TV is dead

TV is changing.  We are all in the denial phase, but the way we used to watch it is really gone .  I saw this article today about somebody saying TV is about to have it’s “iPod moment”.  That’s the moment where we stop caring about the stream of cable/satellite programming and just download what you want to see.  At our place it’s already happened.  For us, TV shows don’t come on as we watch, instead we know when they have been recorded on the PVR, and that’s when we plan to watch them.  There’s no sense of the TV schedule that I used to have as a kid.  I used to just “know” when the stuff I wanted to see was on and turn on the TV.  If I missed it, well too bad.  Now I have no fricking idea when a show is actually aired, usually.  After I set up the timer on the PVR I’m done with the program guide.

We so rarely watch live TV that Nikki and I never know about new shows until somebody we know starts talking about them.  We watch everything pre-recorded and so we skip ahead through the commercials and the network teasers without knowing what’s coming up.  That’s the big problem with the new model.  If I can’t find new content I will start to watch less over time (and have already).  How will they tell me about new shows in a world where the program guide is internet-sized?  I think maybe web-style marketing could help a lot.  Blogs and YouTube could easily tell me about new shows that I might want to watch.  But that wouldn’t work so well for non-web savvy folks.  Then there’s the commercial ad problem.  Nikki and I skip over almost every ad they show.  That’s bad for advertisers, for sure.  Technology will probably step in here at some point.  One thing our Bell PVR does to make us try to watch the ads is it randomly changes the length of time the “skip ahead” and “skip back” buttons work on.  Sometimes you can skip a regular commercial block with three clicks, sometimes it’s four.  Often you overshoot and have to go back.  It’s very clever since it makes you sit through some of those precious commercial seconds just out of frustration.  I would expect to see more of this kind of technology in the future, hacks that make you sit through the commercials so the advertisers will continue to support the shows.  It still won’t stop the hard core geeks from finding a way around watching, but for most of us it will be just fine.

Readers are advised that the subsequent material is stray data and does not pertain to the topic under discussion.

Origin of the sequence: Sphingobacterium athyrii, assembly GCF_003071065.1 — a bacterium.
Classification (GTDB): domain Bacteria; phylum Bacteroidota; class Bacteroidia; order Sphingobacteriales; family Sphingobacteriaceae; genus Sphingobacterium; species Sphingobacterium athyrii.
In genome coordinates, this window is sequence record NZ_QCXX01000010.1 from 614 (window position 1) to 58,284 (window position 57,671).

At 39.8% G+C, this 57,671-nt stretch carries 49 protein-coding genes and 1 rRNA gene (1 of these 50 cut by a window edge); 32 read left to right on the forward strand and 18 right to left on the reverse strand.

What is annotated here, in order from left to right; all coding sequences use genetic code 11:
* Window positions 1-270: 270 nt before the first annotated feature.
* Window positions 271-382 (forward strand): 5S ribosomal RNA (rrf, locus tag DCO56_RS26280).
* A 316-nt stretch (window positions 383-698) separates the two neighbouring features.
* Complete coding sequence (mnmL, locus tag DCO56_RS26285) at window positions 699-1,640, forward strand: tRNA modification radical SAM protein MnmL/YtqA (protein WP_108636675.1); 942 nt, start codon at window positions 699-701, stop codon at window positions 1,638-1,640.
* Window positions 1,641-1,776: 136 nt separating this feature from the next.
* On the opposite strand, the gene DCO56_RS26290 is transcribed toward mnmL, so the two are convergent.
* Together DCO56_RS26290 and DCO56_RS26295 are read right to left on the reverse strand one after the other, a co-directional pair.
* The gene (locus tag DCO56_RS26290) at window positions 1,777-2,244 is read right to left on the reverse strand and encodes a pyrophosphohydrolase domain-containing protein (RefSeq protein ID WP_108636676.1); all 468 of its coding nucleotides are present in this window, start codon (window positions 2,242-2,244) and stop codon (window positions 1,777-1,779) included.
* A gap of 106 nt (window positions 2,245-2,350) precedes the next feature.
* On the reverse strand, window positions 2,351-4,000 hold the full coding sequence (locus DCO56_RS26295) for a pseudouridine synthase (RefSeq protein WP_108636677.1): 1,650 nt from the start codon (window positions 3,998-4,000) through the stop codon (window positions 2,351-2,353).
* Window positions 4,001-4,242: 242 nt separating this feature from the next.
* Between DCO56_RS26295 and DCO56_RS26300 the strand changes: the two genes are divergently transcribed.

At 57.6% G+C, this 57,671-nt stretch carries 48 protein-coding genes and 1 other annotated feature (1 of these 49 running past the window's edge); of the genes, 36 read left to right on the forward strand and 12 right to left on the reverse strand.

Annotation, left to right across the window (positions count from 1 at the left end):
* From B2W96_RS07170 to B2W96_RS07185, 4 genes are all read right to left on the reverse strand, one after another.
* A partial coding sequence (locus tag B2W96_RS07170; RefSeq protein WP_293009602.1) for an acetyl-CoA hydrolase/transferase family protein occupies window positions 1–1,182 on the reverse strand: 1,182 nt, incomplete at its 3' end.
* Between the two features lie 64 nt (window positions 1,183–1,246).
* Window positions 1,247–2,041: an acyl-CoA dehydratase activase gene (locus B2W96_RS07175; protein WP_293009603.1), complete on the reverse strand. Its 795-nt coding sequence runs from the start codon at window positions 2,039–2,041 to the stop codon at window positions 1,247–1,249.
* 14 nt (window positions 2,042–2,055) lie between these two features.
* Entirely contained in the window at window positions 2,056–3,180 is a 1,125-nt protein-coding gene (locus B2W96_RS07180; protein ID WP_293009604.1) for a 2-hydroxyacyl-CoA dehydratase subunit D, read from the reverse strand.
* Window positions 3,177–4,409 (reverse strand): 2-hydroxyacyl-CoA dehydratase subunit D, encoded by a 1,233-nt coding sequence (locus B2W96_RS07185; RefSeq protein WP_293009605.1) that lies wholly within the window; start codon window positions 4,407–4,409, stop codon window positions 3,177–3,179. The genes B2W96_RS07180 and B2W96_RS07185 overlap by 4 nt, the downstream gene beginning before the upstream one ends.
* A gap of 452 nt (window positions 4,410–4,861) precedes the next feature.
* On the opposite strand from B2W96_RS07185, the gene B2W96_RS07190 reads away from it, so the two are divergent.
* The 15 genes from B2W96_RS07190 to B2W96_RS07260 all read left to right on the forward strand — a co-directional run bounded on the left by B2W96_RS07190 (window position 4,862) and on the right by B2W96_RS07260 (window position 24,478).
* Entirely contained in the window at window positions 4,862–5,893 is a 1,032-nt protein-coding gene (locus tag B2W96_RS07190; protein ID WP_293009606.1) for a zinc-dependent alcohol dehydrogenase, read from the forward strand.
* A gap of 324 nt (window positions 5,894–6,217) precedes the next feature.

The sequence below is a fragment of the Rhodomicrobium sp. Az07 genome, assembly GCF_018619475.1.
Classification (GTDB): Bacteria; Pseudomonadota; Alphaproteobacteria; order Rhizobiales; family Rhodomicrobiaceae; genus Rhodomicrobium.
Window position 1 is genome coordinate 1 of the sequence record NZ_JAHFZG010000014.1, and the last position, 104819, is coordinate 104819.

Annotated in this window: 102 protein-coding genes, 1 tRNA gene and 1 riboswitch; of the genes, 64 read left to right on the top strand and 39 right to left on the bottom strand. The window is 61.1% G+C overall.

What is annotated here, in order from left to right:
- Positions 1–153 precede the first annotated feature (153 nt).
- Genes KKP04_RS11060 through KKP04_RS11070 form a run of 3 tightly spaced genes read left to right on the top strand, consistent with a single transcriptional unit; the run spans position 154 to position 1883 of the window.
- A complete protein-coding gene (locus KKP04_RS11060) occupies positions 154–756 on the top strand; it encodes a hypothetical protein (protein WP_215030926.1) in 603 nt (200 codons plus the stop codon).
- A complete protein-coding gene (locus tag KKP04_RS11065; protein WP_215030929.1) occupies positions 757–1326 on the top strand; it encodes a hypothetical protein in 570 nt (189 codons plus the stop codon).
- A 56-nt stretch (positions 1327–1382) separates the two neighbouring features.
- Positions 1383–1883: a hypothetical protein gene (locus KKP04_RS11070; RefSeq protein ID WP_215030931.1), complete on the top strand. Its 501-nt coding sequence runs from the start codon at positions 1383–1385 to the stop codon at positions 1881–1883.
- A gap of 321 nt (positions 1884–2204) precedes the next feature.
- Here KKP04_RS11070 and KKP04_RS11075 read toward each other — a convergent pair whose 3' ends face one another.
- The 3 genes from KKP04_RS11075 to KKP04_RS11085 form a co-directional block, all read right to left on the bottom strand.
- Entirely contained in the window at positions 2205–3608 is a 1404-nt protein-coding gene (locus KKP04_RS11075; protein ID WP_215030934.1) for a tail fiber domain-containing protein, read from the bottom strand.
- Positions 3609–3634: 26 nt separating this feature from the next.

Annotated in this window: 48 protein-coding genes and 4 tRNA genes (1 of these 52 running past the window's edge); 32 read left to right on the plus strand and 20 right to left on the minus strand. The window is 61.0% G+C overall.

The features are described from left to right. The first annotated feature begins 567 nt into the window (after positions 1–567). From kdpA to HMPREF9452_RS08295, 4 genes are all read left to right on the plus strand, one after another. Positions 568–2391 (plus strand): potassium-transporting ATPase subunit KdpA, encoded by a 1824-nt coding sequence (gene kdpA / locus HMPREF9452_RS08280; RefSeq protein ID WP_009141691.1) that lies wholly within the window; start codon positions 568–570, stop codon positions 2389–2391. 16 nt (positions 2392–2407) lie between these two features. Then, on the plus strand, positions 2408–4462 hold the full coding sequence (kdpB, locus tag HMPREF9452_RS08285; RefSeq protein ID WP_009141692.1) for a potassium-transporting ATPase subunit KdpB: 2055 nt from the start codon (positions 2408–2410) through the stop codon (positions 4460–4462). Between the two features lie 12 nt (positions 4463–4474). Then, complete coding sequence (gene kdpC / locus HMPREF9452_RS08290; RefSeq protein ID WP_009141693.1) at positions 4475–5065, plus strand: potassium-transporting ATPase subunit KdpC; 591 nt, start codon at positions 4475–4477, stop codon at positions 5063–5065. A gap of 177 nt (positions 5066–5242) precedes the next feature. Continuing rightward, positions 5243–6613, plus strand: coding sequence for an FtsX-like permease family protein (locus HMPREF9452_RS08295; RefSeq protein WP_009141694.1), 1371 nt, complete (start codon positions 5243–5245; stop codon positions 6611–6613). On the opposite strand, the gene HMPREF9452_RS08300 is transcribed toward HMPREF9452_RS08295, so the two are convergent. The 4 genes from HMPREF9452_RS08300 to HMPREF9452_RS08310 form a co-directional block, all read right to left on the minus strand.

I have noted this before, but it’s coming closer now, methinks.  That’s a rather wordy ramble, sorry folks.  Anybody happen to agree with this?

One comment

  1. I loathe commercials with the white hot passion I usually reserve for lima beans, George Dubya, and people who put their boiled eggs in the egg-cup big end up (big-enders). However, unlike the others on my list, commercials are a necessary evil I suppose. The money has to come from somewhere. Can’t have one without the other. Somehow I don’t think people will support a tax hike to support TV programming…and what would government controlled TV be like anyway; round the clock Question Period? Where’s my gun…

Ramble back at me....